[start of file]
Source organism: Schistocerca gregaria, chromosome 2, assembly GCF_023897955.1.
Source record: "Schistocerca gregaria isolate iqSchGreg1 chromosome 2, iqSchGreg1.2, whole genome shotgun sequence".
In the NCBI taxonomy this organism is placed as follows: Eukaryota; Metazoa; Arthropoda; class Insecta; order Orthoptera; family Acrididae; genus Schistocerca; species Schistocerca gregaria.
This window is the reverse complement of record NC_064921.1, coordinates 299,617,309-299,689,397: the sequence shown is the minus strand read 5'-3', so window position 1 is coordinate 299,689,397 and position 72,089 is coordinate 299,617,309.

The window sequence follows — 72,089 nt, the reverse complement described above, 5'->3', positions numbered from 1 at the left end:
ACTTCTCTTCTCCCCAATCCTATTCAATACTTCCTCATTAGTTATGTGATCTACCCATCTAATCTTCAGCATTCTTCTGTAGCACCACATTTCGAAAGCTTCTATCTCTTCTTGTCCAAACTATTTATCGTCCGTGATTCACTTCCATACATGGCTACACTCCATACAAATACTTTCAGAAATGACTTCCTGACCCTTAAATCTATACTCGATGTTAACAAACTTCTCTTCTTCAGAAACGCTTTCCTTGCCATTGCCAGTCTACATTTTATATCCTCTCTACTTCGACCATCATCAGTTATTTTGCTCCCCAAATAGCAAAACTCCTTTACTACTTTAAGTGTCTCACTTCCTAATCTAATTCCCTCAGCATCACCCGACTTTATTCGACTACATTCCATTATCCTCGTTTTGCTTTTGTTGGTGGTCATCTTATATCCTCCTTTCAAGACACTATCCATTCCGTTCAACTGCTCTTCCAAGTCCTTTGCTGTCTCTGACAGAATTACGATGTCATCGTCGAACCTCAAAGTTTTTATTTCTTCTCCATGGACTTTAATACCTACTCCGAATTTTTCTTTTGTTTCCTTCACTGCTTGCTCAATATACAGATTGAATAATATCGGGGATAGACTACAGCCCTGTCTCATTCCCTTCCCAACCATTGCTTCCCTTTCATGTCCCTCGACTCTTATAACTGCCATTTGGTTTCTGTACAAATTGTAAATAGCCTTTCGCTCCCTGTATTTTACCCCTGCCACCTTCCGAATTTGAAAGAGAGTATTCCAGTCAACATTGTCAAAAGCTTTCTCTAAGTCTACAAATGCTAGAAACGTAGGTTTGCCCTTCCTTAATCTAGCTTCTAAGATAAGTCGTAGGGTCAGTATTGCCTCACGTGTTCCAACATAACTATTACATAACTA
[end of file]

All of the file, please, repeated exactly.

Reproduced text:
Source organism: Schistocerca gregaria, chromosome 2, assembly GCF_023897955.1.
Source record: "Schistocerca gregaria isolate iqSchGreg1 chromosome 2, iqSchGreg1.2, whole genome shotgun sequence".
In the NCBI taxonomy this organism is placed as follows: Eukaryota; Metazoa; Arthropoda; class Insecta; order Orthoptera; family Acrididae; genus Schistocerca; species Schistocerca gregaria.
This window is the reverse complement of record NC_064921.1, coordinates 299,617,309-299,689,397: the sequence shown is the minus strand read 5'-3', so window position 1 is coordinate 299,689,397 and position 72,089 is coordinate 299,617,309.

The window sequence follows — 72,089 nt, the reverse complement described above, 5'->3', positions numbered from 1 at the left end:
ACTTCTCTTCTCCCCAATCCTATTCAATACTTCCTCATTAGTTATGTGATCTACCCATCTAATCTTCAGCATTCTTCTGTAGCACCACATTTCGAAAGCTTCTATCTCTTCTTGTCCAAACTATTTATCGTCCGTGATTCACTTCCATACATGGCTACACTCCATACAAATACTTTCAGAAATGACTTCCTGACCCTTAAATCTATACTCGATGTTAACAAACTTCTCTTCTTCAGAAACGCTTTCCTTGCCATTGCCAGTCTACATTTTATATCCTCTCTACTTCGACCATCATCAGTTATTTTGCTCCCCAAATAGCAAAACTCCTTTACTACTTTAAGTGTCTCACTTCCTAATCTAATTCCCTCAGCATCACCCGACTTTATTCGACTACATTCCATTATCCTCGTTTTGCTTTTGTTGGTGGTCATCTTATATCCTCCTTTCAAGACACTATCCATTCCGTTCAACTGCTCTTCCAAGTCCTTTGCTGTCTCTGACAGAATTACGATGTCATCGTCGAACCTCAAAGTTTTTATTTCTTCTCCATGGACTTTAATACCTACTCCGAATTTTTCTTTTGTTTCCTTCACTGCTTGCTCAATATACAGATTGAATAATATCGGGGATAGACTACAGCCCTGTCTCATTCCCTTCCCAACCATTGCTTCCCTTTCATGTCCCTCGACTCTTATAACTGCCATTTGGTTTCTGTACAAATTGTAAATAGCCTTTCGCTCCCTGTATTTTACCCCTGCCACCTTCCGAATTTGAAAGAGAGTATTCCAGTCAACATTGTCAAAAGCTTTCTCTAAGTCTACAAATGCTAGAAACGTAGGTTTGCCCTTCCTTAATCTAGCTTCTAAGATAAGTCGTAGGGTCAGTATTGCCTCACGTGTTCCAACATAACTATTACATAACTA